The ABO blood typing procedure can be utilized to exclude paternity. However, it can not definitively state that a particular man is the father of a particular child. DNA testing, on the flipside, can definitively determine paternity. To confirm paternity using the DNA testing procedure, forensic scientists make profiles of the child's and mother's DNA. Then these profiles are compared to the suspected father's profile. The child's DNA band pattern must be a hybrid of the profiles of the father and mother. The child's profile can not include a DNA band that was not contributed by either parent. However, the child's profile does not need to have each and every band that each parent has in his / her own band pattern. Because both parents must contribute DNA to the child, he or she can not have a DNA band that neither parent has.
Through the union of the sperm and egg , each parent contributes half of his or her genetic material to the zygote, the fertilized egg of the new child. Neither parent contributes all his or her DNA. Chromosomes are arranged into twenty-three (23) pairs, and each parent contributes only one (1) chromosome of each pair to the zygote (child). Thus, the zygote contains a mixture of genes contributed by each parent. Parents may have DNA that the zygote does not have. However, the zygote definitively can not have DNA that was not contributed by a minimum of one of the parents. Therefore, when a child's DNA is broken up and separated into a unique band pattern through a process of capillary electrophoresis, each of the resultant bands must also be located in the DNA profile of at least one parent. Electrophoresis is a method of applying an electrical current through a transparent gel such that fragmented DNA will travel to varying distances on the gel based on the fragments' individual size and weight.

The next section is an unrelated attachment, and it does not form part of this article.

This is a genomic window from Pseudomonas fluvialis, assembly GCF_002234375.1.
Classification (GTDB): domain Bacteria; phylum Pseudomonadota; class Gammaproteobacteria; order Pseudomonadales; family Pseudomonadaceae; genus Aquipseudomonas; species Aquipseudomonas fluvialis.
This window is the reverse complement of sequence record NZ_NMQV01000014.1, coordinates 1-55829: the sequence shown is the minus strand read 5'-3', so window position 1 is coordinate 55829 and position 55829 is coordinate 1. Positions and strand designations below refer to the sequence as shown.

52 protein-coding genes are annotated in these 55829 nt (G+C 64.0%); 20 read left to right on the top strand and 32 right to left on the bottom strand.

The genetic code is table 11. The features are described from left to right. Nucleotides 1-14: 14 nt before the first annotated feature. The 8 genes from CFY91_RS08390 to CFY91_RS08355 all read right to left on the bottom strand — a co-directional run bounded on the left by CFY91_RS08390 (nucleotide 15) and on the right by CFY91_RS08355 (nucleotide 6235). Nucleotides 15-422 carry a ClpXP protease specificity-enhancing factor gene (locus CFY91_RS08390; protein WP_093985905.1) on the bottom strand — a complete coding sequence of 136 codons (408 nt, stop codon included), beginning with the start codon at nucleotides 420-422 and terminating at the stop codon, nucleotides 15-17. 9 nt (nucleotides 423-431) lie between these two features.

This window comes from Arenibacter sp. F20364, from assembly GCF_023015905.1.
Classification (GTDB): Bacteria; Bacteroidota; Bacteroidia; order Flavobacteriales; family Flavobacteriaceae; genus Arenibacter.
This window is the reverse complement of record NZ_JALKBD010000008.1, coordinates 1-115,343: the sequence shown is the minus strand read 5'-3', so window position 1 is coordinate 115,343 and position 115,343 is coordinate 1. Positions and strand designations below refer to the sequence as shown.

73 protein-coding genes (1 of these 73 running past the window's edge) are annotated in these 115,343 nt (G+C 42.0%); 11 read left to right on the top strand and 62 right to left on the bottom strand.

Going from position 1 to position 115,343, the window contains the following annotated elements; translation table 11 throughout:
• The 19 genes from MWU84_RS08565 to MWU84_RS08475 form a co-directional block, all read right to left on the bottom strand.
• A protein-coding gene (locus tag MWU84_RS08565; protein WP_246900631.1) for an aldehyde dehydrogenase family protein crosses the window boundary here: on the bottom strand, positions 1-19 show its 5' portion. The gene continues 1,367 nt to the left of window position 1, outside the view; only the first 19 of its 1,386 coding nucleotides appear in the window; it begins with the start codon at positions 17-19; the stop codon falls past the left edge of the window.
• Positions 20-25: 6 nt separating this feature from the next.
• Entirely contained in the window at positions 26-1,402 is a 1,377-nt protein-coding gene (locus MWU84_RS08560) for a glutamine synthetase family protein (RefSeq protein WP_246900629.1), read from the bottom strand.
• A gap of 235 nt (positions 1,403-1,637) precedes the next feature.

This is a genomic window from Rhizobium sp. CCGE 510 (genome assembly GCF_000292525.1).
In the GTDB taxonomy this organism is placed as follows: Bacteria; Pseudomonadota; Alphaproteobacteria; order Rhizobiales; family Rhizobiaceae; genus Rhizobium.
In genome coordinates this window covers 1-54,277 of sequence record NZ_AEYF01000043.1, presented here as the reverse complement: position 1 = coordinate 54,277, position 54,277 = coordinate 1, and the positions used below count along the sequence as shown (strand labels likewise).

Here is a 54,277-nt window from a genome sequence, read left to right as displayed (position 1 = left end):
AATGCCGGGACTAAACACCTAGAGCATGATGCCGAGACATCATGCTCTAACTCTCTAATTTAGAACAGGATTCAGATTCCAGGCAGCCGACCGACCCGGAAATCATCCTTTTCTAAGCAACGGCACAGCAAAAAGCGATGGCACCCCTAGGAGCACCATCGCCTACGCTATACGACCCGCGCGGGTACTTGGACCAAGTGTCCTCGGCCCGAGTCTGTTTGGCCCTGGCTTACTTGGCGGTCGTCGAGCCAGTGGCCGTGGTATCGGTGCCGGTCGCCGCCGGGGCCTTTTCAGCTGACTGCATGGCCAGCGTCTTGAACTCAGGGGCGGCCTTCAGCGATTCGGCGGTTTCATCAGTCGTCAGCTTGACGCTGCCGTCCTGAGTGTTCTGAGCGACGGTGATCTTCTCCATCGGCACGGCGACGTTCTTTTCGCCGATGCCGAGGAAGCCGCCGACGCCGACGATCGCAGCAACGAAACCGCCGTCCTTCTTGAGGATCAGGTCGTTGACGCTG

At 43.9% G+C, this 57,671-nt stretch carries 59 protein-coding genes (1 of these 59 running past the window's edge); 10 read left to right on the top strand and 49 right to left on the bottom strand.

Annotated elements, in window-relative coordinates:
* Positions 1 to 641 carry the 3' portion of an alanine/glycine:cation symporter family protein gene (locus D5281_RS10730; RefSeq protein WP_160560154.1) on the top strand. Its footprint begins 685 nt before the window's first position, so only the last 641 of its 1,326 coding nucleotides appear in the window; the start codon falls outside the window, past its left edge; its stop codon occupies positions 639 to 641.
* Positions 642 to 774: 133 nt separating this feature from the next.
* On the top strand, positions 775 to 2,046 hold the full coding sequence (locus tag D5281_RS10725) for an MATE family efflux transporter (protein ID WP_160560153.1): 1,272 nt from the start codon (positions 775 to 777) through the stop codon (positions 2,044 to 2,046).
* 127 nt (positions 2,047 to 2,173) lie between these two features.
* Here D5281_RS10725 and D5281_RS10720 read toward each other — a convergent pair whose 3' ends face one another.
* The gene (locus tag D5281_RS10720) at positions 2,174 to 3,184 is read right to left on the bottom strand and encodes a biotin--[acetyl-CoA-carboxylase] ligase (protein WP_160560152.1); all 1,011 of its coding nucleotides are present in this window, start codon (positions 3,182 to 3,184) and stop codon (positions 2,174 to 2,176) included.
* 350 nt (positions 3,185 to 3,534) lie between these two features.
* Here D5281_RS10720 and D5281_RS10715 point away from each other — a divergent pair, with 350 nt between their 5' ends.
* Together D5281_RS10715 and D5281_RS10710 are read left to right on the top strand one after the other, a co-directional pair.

In forensic paternity testing, if the child has a DNA fragment that is not found in either the mom or the suspected dad, it can be concluded that the suspected dad is not the father of the child. This DNA fragment must have been contributed by somebody else (the true biological father), and the suspected dad can be excluded as the true father.
The next time you watch your favorite CSI program, you will have a better understanding of what DNA testing is all about when determining paternity of a child. If you have seen one particular episode of CSI: Miami called "Man Down," forensic DNA testing was used in the story to exclude the character, General Cruz, as the biological father of another character / villain, Clavo Cruz. It was determined that Joseph Trevi is the true father of Clavo.